But the debate was always more limited in those years, the political leadership thought it was not necessary. We wanted to think that if we work on democratic Russia in the future we have more economic interaction, we could get a stable region just maintaining a credible defence and keeping good relations in all directions and NATO would not be a necessary for that.
But the discussion emerged again and again and when Russia started to invade its neighbors (Georgia in 2008 and so on), every time the debate came up again. But we always had the situation that it was no majority for joining NATO.
Over the years, it has been very stable. One quarter of the population has wanted to join and almost half has been against and maybe a third undecided. So there has never really been the press to take the step. This has changed dramatically from December 21 and 24 of February. I say December, because in December Russia made it clear that they had started to put on us, on all NATO members and their vicinity the wish not to join NATO and they put it very clearly already in December. So then, when our sovereign right to decide this ourselves started to become a new pressure. The population started to think differently and with the attack on Ukraine there was a dramatic switch.
How prepared is Finland in terms of military capacities?
Schalin: We can definitely say that we would be a net contributor to NATO. Our military is built under the circumstances where we had to build a credible defense on our own. So we have an army built on a large reserve. Wartime manpower is 280,000, which is one of the largest in Europe. Our artillery is one of the largest in Europe. And also in terms of NATO standards we are already complying, we have different technology, we have American fighter jets. So we are very prepared.
But your question was how prepared we are to use those weapons and I am not sure which one you meant. Of course, they have been trained and they have been maintained and we have a credible defense so we are not too worried about that part.
Recently, Putin as well as other Russian officials threatened that if Finland joined NATO, there would be consequences. However, in the last telephone conversation that your President Niinisto had with Putin, he stated that this time the conversation was “cool and calm” and that Putin did not threaten as in the past, except of saying that it is “a mistake if Finland joins NATO but we are not threatening you”. Do you expect any reaction from Russia?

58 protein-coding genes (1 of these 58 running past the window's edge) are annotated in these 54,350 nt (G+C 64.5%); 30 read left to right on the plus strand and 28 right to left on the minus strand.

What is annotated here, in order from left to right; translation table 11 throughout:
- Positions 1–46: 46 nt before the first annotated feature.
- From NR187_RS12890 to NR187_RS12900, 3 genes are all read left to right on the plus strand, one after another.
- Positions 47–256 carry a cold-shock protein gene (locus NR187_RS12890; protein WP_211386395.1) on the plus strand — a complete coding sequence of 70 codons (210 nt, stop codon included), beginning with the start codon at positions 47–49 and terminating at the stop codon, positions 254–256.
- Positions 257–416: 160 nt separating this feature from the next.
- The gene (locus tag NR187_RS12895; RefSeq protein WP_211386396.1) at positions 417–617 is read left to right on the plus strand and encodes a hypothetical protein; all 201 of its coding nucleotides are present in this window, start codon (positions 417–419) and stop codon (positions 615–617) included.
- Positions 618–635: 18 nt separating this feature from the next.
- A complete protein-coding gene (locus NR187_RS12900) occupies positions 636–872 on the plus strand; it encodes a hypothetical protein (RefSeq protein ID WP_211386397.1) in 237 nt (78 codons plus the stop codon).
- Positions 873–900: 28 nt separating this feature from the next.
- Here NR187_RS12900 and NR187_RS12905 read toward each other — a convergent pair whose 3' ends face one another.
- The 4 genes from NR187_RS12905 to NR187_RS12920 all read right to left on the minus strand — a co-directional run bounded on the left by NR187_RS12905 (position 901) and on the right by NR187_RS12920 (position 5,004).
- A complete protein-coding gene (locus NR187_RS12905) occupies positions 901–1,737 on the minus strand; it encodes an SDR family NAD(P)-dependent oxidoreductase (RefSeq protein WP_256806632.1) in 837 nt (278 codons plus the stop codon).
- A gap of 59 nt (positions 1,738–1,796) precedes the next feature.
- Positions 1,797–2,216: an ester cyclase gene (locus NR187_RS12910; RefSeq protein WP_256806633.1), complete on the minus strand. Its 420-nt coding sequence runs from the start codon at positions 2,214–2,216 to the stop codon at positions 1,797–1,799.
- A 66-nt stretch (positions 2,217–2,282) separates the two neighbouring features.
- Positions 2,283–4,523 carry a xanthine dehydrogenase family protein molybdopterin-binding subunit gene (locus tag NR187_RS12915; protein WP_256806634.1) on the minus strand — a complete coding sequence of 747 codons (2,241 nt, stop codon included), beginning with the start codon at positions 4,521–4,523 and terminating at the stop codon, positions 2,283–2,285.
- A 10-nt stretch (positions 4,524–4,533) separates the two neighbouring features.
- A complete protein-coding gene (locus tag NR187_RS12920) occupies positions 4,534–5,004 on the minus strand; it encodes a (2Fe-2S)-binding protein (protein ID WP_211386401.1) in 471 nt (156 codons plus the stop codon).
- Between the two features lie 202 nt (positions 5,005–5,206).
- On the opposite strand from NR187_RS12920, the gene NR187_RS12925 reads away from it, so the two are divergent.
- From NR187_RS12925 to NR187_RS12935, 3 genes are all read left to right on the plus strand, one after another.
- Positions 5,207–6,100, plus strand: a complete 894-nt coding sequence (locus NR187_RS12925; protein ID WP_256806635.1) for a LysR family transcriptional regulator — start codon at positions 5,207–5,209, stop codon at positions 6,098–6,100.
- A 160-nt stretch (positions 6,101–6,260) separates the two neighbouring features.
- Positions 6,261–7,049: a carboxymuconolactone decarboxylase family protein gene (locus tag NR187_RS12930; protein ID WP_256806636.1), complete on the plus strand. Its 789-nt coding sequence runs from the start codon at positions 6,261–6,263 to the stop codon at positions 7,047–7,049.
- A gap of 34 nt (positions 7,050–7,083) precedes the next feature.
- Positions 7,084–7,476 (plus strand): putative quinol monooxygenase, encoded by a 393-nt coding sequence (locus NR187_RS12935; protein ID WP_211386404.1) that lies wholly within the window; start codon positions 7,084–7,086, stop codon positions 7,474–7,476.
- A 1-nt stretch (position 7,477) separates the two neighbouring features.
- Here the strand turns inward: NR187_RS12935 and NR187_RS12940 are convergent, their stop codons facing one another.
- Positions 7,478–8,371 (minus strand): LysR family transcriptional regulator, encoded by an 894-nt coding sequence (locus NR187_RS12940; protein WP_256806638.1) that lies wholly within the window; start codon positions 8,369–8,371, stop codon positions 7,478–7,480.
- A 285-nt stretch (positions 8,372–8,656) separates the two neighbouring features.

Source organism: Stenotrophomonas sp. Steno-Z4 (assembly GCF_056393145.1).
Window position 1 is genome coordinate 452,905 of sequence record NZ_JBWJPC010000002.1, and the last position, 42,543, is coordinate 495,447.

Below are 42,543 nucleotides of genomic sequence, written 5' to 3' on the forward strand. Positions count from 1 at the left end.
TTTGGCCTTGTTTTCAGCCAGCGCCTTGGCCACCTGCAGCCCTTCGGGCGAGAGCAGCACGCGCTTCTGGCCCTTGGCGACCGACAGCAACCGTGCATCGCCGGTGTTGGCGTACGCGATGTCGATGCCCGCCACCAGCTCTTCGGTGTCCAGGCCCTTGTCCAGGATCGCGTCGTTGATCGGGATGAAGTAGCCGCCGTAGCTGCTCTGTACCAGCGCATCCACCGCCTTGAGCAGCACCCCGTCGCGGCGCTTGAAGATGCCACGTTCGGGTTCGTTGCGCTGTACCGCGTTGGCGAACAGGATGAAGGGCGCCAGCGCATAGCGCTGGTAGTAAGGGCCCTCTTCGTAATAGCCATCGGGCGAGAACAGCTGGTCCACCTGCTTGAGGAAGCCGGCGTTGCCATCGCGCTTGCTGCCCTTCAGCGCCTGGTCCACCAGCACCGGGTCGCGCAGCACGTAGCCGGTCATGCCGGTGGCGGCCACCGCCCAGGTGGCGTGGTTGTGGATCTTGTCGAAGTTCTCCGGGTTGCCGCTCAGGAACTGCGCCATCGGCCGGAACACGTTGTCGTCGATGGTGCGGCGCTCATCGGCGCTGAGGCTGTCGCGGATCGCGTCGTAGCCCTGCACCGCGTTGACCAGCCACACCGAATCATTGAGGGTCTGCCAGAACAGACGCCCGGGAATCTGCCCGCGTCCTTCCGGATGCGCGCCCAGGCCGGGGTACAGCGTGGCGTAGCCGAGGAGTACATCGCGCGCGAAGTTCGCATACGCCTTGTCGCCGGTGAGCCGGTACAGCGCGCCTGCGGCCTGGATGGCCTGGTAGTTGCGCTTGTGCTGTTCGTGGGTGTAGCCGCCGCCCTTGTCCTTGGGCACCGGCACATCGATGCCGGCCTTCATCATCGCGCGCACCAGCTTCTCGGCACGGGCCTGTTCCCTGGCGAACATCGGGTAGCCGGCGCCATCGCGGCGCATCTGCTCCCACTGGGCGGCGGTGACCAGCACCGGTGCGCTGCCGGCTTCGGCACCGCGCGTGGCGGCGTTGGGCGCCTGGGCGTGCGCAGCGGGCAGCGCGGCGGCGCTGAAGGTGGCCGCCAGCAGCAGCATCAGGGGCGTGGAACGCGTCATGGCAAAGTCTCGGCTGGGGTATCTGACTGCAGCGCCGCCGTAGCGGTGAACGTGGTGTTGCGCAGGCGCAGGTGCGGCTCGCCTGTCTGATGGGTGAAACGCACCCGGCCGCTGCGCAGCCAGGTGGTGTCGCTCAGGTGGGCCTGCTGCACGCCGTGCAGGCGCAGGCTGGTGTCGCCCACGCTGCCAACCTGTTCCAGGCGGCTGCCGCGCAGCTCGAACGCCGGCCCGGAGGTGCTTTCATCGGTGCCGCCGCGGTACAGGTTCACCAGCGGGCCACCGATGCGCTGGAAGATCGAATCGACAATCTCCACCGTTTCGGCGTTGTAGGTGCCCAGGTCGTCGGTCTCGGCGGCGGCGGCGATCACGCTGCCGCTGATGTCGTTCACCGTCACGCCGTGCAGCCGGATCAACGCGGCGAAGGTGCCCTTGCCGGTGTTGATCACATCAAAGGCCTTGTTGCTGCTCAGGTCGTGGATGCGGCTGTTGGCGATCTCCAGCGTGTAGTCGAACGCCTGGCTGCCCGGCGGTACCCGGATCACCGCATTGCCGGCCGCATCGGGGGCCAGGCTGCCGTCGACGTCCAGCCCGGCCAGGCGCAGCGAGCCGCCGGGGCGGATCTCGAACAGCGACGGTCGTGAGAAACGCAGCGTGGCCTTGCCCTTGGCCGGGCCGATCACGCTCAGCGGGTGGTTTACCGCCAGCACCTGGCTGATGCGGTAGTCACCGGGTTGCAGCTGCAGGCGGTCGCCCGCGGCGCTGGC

Schalin: I think it is a very difficult question to answer because if you learn anything in this crisis is that Russia is not predictable right now. Russia is difficult to predict so we don’t know what to expect. But right now we see no sign of massive campaign against us. We hear different Russian politicians express themselves in an unfortunate way but we are prepared for all eventualities, but we don’t see anything right now coming of that sort.
What they say very clearly, the Russia says that they want to regroup and reposition their weapon systems in reaction to what NATO does. But that is really not something that necessarily has to do with the membership as such and as I said we have a very capable military so we have no immediate needs to station foreign militaries in our territory but it is all something for the future.
Do you have any message for states that are not yet in NATO?
Schalin: I think every country takes their own decisions on their security, so it’s difficult to give advice. Right now, we are much focused in our own path to NATO. I realize we sit in Kosovo during this interview and Kosovo is not a member of NATO. Of course, NATO has an open door policy so if we go in before Kosovo we would be committed to the same open door policy as NATO has collectively decided upon. And I think at some point in the future it could be a choice that Kosovo could make.